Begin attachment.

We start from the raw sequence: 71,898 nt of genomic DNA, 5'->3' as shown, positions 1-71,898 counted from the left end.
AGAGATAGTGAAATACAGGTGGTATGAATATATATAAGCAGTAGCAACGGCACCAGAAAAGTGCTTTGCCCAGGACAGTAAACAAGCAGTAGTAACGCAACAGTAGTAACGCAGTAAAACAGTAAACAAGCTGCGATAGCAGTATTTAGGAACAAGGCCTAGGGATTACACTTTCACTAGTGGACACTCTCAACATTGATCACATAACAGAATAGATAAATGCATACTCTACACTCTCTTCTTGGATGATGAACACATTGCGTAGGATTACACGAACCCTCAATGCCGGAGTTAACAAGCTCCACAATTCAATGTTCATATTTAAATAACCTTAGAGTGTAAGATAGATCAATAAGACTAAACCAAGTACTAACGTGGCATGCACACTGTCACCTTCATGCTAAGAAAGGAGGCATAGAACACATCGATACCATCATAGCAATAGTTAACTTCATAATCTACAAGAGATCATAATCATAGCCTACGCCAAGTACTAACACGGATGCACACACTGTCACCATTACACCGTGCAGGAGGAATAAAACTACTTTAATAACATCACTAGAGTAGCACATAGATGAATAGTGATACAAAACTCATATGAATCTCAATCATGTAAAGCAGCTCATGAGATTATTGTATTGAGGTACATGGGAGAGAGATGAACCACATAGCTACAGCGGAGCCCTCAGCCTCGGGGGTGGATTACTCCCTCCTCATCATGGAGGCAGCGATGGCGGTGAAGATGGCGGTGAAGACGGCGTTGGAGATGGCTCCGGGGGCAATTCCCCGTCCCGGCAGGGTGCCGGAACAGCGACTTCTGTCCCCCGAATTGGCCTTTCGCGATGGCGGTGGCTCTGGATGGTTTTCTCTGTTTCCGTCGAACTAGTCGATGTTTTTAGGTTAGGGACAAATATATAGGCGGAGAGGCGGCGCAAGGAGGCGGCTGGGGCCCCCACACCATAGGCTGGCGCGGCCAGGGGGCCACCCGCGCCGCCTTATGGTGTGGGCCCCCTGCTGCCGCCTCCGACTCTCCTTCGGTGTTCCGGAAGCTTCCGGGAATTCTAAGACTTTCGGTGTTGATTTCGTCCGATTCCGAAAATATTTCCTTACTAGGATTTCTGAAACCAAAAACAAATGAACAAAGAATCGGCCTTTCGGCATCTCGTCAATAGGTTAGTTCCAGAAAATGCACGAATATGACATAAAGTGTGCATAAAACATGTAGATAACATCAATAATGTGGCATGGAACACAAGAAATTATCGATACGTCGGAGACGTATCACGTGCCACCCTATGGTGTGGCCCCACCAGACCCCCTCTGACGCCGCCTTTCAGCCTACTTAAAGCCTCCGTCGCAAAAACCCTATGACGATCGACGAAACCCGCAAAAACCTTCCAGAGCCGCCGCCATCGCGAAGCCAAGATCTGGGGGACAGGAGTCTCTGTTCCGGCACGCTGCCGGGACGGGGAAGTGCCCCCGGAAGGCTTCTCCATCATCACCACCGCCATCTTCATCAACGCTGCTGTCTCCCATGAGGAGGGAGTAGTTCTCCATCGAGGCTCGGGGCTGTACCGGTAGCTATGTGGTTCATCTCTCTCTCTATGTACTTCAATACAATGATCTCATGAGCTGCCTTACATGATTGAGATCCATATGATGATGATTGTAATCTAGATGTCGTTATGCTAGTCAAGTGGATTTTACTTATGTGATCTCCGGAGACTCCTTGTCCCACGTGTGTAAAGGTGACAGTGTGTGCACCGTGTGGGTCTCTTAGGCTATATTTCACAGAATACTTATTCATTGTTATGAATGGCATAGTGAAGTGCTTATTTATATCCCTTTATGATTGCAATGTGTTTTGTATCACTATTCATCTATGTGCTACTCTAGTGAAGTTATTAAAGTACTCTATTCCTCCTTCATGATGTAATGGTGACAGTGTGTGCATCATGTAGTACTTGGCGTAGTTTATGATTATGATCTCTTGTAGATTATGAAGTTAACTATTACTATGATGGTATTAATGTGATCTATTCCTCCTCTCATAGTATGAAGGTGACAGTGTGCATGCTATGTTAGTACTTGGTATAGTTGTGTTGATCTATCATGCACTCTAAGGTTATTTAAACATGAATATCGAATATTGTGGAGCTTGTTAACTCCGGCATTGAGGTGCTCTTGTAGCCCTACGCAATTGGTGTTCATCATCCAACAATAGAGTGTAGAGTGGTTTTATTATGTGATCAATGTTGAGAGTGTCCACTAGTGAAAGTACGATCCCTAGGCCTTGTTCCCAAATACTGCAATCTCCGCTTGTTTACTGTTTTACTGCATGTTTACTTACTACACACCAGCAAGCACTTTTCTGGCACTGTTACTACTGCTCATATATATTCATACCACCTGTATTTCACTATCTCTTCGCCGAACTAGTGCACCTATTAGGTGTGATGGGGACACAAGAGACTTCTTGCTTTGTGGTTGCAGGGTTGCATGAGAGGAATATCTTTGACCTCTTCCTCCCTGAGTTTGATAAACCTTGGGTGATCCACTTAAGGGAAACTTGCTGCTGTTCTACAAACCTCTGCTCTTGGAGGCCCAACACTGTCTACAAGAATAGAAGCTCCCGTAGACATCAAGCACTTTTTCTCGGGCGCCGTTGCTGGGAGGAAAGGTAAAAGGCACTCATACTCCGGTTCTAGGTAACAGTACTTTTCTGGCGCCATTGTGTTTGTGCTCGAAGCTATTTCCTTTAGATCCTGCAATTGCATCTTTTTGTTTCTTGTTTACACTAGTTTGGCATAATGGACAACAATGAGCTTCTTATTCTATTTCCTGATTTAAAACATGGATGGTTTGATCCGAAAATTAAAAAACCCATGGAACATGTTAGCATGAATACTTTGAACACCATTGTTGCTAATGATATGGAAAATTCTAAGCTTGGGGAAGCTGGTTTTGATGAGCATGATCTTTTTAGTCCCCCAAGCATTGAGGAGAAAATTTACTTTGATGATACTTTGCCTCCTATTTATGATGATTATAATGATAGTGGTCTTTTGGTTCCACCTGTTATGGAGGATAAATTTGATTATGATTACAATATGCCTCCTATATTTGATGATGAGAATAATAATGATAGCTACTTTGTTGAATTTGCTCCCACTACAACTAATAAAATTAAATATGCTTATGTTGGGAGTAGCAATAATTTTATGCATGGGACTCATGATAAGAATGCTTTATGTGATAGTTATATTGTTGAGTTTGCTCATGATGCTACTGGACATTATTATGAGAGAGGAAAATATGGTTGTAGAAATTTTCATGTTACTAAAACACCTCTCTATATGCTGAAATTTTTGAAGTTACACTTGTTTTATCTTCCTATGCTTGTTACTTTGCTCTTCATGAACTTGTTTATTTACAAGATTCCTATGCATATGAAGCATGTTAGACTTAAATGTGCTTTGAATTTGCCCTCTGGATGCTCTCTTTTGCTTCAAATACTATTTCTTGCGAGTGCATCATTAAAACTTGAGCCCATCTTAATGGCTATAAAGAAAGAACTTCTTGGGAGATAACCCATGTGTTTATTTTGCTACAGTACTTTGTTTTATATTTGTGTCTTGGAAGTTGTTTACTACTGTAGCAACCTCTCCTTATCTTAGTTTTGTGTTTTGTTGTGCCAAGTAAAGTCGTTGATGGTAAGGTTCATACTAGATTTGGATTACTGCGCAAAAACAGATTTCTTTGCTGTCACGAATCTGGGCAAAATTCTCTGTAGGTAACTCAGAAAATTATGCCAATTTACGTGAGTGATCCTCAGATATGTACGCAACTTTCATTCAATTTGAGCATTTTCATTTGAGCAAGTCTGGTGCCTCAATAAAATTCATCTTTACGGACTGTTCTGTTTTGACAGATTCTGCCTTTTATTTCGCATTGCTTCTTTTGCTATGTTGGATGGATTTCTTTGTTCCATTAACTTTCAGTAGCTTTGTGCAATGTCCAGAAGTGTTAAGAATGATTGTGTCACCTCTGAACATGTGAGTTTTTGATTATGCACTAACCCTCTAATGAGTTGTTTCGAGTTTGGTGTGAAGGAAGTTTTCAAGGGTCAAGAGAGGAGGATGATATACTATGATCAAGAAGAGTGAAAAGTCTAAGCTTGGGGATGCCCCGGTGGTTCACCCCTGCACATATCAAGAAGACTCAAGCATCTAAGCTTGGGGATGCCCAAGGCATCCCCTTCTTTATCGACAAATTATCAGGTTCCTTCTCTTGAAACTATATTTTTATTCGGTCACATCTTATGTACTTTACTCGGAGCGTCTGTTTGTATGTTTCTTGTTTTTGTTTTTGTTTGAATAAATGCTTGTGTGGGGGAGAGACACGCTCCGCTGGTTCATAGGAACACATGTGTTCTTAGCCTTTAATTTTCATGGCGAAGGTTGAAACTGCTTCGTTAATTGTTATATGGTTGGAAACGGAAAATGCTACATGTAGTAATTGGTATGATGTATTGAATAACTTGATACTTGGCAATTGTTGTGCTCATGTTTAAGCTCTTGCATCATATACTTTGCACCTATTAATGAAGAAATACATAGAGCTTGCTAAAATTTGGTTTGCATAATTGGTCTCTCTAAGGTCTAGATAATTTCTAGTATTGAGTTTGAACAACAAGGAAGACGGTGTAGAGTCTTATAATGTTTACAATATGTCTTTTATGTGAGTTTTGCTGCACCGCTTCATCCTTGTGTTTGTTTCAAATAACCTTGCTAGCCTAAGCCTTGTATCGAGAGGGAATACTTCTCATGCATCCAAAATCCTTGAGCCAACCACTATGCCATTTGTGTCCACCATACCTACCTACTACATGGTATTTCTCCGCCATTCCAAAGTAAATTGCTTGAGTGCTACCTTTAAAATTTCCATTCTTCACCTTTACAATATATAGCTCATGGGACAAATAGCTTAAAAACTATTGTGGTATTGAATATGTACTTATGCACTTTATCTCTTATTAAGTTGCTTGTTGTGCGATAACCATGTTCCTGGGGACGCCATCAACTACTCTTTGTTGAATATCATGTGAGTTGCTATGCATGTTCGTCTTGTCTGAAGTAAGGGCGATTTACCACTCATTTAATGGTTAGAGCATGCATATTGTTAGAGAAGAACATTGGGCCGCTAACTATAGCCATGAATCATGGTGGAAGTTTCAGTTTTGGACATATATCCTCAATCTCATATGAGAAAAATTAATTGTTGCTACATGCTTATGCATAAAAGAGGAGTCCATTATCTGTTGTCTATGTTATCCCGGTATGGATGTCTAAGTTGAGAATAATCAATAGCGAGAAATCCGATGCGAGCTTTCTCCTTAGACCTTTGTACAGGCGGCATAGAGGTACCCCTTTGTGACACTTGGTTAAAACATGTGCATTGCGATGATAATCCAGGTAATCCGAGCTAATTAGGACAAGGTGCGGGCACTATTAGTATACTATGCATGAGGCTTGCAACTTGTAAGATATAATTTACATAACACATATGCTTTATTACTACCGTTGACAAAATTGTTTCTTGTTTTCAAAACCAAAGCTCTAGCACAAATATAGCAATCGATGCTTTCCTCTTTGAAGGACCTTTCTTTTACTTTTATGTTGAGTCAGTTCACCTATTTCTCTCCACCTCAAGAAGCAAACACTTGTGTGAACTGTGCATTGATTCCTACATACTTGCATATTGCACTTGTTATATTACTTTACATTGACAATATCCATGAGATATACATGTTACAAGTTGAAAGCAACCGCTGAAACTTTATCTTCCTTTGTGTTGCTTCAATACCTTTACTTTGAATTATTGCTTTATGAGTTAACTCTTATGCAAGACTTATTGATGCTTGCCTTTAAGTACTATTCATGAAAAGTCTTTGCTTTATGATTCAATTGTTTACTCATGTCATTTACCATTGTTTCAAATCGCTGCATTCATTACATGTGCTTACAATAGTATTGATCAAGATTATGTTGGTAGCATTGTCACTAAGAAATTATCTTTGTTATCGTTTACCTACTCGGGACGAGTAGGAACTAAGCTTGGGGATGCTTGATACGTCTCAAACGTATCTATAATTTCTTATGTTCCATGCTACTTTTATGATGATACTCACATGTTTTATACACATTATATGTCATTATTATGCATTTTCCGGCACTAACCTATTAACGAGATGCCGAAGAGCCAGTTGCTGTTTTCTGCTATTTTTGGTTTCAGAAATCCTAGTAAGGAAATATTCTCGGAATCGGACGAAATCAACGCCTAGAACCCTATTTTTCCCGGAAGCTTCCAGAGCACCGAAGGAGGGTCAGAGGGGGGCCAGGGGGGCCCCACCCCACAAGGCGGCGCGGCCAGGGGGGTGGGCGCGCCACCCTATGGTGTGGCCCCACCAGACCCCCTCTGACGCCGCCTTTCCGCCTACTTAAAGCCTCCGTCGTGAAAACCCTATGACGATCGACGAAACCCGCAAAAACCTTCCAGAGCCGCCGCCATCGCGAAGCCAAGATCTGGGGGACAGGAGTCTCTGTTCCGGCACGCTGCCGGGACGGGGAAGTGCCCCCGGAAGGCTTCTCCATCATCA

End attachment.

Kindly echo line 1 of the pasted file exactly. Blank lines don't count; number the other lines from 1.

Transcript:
We start from the raw sequence: 71,898 nt of genomic DNA, 5'->3' as shown, positions 1-71,898 counted from the left end.